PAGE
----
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While on Offbeat Bride a few days ago, I was reading about one particular wedding, and bristled when I read this particular paragraph:

I also loved the idea of a Jewish Ketubah, so Andy made something similar. It’s a beautiful marriage certificate and a promise to each other to hang on the wall.

I pride myself on being an accepting person, and I never really thought before about how I would feel if a non-Jewish person decided to incorporate Jewish elements into their wedding. I’ve already groaned and rolled my eyes numerous times over “wannabe Jews” (yes, such things exist) who try to horn in on our holidays and make pathetic attempts to speak Yiddish and fail spectacularly at making good challah and babka. I generally make sure to steer clear of them whenever possible so they don’t try to make friends with me. But this is the first time I’ve come across a non-Jewish couple using an element like this in their wedding. And I am honestly at a loss at how I feel about it, but my first instinct is being peeved. I’m not a fan of cut-and-paste cultural traditions.

Would I be as angry if they had simply opted for a wedding contract, without saying that they got the idea from a Jewish ketubah? Probably not. But if they had simply gone for a wedding contract, is neutering it completely from its original cultural context much better? I’d probably just be making snarky comments along the lines of “Oh you mean a ketubah?”

I am of course, planning on having a Jewish wedding, even though Jaime’s not Jewish and I’m not religious. Secular/Humanistic Jewish culture means that there are great changes to how the weddings are done, such as both parties smashing a glass, gender-neutral and interfaith/secular ketubah vows, and other minor tweaks and major overhauls. Should I still be upset about a goyishe couple using a ketubah, or just glad that they gave a nod to the origins of their wedding contract? Especially since the ketubah itself has come such a long way since its original purpose, as essentially a virginity guarantee, and has been transformed into a promise of mutual love and respect? Shouldn’t every couple strive to fulfil such a promise?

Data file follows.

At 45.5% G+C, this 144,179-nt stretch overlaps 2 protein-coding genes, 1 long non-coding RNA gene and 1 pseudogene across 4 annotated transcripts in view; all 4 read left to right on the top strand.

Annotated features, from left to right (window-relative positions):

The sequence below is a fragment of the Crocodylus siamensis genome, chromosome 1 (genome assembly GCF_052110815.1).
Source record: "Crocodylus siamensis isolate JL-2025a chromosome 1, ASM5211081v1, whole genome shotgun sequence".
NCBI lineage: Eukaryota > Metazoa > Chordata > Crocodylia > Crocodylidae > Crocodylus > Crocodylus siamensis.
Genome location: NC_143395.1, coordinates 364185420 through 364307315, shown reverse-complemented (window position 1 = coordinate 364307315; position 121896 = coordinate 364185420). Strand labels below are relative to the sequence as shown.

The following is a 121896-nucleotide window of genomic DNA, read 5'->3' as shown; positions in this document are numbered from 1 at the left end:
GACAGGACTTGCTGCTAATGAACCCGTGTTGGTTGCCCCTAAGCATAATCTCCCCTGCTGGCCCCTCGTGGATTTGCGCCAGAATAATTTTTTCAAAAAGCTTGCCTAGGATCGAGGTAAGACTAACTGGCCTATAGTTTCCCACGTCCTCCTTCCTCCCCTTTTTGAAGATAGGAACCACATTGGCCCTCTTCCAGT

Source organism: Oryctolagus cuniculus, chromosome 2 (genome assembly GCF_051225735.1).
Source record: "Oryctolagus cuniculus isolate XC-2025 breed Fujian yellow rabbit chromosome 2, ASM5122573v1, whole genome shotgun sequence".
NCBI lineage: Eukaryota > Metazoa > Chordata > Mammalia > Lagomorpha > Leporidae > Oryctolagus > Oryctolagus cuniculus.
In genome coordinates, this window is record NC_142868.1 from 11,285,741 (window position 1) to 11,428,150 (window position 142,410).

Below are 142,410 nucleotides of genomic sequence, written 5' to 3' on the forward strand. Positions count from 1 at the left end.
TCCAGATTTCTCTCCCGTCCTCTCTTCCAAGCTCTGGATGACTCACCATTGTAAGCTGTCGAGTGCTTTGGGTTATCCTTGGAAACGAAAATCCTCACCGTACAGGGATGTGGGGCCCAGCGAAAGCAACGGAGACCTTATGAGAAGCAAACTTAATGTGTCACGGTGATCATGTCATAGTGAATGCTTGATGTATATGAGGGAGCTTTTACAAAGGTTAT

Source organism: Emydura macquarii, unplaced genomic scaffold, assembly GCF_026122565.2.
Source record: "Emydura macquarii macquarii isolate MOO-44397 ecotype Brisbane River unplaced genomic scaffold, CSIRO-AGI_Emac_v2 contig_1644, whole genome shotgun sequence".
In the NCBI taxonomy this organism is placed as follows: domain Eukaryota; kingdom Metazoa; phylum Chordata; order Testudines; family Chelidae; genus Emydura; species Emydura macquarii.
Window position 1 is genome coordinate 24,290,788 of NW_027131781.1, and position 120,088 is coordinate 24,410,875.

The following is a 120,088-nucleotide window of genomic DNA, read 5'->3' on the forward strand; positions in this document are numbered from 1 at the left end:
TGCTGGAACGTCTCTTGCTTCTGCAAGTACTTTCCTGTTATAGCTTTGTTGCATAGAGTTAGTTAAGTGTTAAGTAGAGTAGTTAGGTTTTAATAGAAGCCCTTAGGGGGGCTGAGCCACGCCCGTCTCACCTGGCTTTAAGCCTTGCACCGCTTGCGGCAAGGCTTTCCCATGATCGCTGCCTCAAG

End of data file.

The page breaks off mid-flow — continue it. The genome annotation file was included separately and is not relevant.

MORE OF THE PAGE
I still cock an eyebrow at the thought, and believe me, if the next non-Jewish wedding I show up to has chuppahs and kippahs, I’m retiring to the mountains. But I am not going to begrudge this couple for doing this. It was done in a reasonably respectful fashion. They were at least polite in their cultural interest, and are not nearly as obnoxious and embarrassing as Kabalah enthusiasts.

Really though, if you wake up one day and think, “Hey, you know what sounds peachy? Carrying the emotional baggage of +2,000 years of oppression, discrimination, and frequent bouts of genocide and exile!” then maybe you’ve gotten a bit too enthusiastic, and should stick to your own cultural background. Believe me, it’s not as fun as it sounds to have that weighing on your soul.

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